The Tower, the oldest complete intact keep in Fife, was built for Sir Thomas Sibbald of Balgonie and is regarded as one of the finest 14th century towers in Scotland.
Built in Ashlar of the hardest of sandstone, it rises approximately 75 feet to the parapets. The walls on the ground floor are 10.5 feet thick reducing to 6 feet at the top.
The Great Hall is the only room that was never remodelled by the later Lairds and so still retains its original window seats. The Laird's Hall, on the floor above, was remodeled in the 17th century and lost its window seats when the windows were enlarged.
The North Range was built in 1496 for Sir Robert Lundin of Balgonie, leaving a defensive 10 foot gap between this and the Tower. This range is a Hall House in its own right and incorporates an earlier corner tower. This date is so precise as King James IV visited on the 20th of August 1496. He was so impressed by the mason's work that he gave them a gift of 20 shillings.
On the ground floor is the Chapel, complete with furniture saved from redundant churches. Both this and the preceding room are illuminated only by candlelight, creating a tremendously medieval ambience.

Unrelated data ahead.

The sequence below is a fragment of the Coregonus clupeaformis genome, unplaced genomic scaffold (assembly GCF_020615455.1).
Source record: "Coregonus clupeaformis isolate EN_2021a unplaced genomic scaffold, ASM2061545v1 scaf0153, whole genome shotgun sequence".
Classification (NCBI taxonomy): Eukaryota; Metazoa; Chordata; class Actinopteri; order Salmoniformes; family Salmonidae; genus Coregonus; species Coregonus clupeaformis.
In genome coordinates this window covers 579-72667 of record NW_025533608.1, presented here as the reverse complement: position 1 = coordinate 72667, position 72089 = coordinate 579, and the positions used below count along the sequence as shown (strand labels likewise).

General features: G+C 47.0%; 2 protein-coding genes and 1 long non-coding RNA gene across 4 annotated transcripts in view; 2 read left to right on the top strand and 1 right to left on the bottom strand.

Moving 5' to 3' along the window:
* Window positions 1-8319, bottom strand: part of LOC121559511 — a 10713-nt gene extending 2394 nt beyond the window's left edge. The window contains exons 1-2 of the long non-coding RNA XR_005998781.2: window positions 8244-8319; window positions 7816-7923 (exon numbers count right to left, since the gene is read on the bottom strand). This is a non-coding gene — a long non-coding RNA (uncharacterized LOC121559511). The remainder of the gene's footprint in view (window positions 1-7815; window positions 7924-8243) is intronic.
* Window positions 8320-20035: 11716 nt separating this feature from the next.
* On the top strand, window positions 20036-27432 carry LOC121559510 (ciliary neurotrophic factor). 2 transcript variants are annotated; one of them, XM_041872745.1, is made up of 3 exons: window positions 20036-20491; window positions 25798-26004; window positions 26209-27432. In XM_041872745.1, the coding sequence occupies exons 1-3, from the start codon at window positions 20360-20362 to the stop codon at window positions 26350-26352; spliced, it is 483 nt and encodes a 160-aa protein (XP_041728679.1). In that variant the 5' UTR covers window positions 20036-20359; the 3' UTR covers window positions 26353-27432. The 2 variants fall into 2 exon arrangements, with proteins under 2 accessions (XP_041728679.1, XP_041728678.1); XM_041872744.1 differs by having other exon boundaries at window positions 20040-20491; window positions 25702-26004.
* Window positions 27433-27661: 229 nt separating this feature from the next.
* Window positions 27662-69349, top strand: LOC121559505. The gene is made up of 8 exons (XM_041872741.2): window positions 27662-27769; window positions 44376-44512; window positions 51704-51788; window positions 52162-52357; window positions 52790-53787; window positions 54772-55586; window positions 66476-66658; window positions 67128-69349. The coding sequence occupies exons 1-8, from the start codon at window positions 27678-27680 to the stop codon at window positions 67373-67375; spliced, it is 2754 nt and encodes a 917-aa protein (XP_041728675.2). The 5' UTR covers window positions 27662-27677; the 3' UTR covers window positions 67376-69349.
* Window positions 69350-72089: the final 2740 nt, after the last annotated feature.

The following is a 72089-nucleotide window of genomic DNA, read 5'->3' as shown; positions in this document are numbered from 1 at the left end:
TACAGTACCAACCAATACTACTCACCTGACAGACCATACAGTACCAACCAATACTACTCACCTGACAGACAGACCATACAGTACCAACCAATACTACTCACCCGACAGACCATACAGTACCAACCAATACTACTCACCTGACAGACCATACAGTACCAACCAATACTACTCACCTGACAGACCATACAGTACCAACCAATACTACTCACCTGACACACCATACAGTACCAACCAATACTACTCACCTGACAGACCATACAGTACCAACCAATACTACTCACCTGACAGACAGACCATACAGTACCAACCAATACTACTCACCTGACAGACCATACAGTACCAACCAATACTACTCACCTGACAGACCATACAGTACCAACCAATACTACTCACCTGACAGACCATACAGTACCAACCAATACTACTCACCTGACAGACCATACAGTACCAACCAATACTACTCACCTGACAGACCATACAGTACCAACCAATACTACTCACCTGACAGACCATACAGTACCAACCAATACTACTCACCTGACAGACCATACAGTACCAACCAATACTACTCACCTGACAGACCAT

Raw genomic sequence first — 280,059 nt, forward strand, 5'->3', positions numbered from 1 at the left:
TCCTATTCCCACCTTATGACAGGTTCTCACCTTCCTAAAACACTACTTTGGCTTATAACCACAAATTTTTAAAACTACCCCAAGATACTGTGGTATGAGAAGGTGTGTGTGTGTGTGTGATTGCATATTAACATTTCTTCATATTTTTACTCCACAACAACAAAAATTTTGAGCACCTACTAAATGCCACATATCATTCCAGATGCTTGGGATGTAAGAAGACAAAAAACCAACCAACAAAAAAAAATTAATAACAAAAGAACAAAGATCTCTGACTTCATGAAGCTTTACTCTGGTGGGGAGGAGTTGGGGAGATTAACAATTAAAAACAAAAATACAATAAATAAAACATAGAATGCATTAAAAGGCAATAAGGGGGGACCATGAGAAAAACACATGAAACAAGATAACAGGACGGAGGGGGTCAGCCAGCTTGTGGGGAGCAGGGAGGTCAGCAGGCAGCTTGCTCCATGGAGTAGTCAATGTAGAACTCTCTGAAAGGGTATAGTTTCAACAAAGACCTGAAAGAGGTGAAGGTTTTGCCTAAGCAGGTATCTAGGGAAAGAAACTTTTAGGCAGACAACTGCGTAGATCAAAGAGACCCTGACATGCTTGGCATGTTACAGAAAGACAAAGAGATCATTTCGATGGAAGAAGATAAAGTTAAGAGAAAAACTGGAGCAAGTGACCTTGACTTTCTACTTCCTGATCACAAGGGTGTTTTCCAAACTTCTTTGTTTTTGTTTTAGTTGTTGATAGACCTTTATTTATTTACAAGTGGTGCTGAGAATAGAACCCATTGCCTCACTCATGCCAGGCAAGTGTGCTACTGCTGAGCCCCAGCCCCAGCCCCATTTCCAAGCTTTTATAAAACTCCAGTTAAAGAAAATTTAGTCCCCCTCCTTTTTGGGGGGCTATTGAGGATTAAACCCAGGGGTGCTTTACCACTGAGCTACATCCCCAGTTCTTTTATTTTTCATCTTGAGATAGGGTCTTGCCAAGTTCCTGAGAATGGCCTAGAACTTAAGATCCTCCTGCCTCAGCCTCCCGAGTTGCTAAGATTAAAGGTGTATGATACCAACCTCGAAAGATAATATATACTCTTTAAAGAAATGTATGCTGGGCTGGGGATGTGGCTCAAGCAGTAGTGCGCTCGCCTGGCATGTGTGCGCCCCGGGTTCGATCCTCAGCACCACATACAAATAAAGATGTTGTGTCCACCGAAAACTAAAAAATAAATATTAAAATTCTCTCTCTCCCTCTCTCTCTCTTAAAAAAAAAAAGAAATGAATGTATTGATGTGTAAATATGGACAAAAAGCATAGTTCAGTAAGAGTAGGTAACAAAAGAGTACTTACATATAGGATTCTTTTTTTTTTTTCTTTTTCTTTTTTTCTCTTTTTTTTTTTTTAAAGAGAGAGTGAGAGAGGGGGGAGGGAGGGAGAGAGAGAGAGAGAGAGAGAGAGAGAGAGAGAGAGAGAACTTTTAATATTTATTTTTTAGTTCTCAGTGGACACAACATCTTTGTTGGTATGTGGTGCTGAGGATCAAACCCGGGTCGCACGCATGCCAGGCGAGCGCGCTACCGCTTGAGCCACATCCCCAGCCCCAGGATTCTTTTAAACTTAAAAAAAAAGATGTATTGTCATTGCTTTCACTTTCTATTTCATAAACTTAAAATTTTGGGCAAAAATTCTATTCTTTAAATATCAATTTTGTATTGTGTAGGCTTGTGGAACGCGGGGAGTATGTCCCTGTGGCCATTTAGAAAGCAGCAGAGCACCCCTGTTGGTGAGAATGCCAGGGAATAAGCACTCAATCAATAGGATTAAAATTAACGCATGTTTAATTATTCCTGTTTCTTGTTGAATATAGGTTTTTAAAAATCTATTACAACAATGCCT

The gap between the Tower and Hall House was filled in by a Scale and Platt Tower in 1666. This 'great' stair was built by John Mylne of Balfarg, 7th generation Hereditary King's Master Mason. Vandals destroyed the stone staircase in the 1960s and it later had to be restored in timber.
The Barmkin Wall is over 20 feet high and of two distinct periods. The South Wall is probably sixteenth century, whilst the West Wall is probably fifteenth century. The latter wall also houses the Gatehouse and Prison.
The first recorded Lairds were the Sibbald family. The Sibbalds probably descended from Sybaldi, who flourished in the middle of the 12th century. Sir Duncan Sibbald was living in Balgonie before 1246 (he is later mentioned in a Papal Bull of 1250). The Great Tower was built for Sir Thomas Sibbald of Balgonie, King's Treasurer, around 1360.
In recent years Balgonie Castle has been undergoing a slow but detailed restoration to return it to its former glory, with great effort being made to preserve its unique atmosphere.
A Castle, a Home and a Business
Balgonie Castle is a private home and can not offer accommodation. A list of Hotels and Guesthouses is available on request.
Balgonie's Great Hall is the ideal setting for weddings, banquets and receptions, corporate events and parties. In fact the whole Castle is the perfect backdrop for photographs of those unforgettable moments.
Balgonie Castle is within easy travelling distance of the major Scottish cities, less than an hour's drive from Edinburgh, Stirling, Perth and Dundee.
The Castle is also licenced for Civil Weddings. To contact us and to get more information about the history of Balgonie, visit our website (link below). Oh, and did we mention Balgonie Castle has its fair share of resident ghosts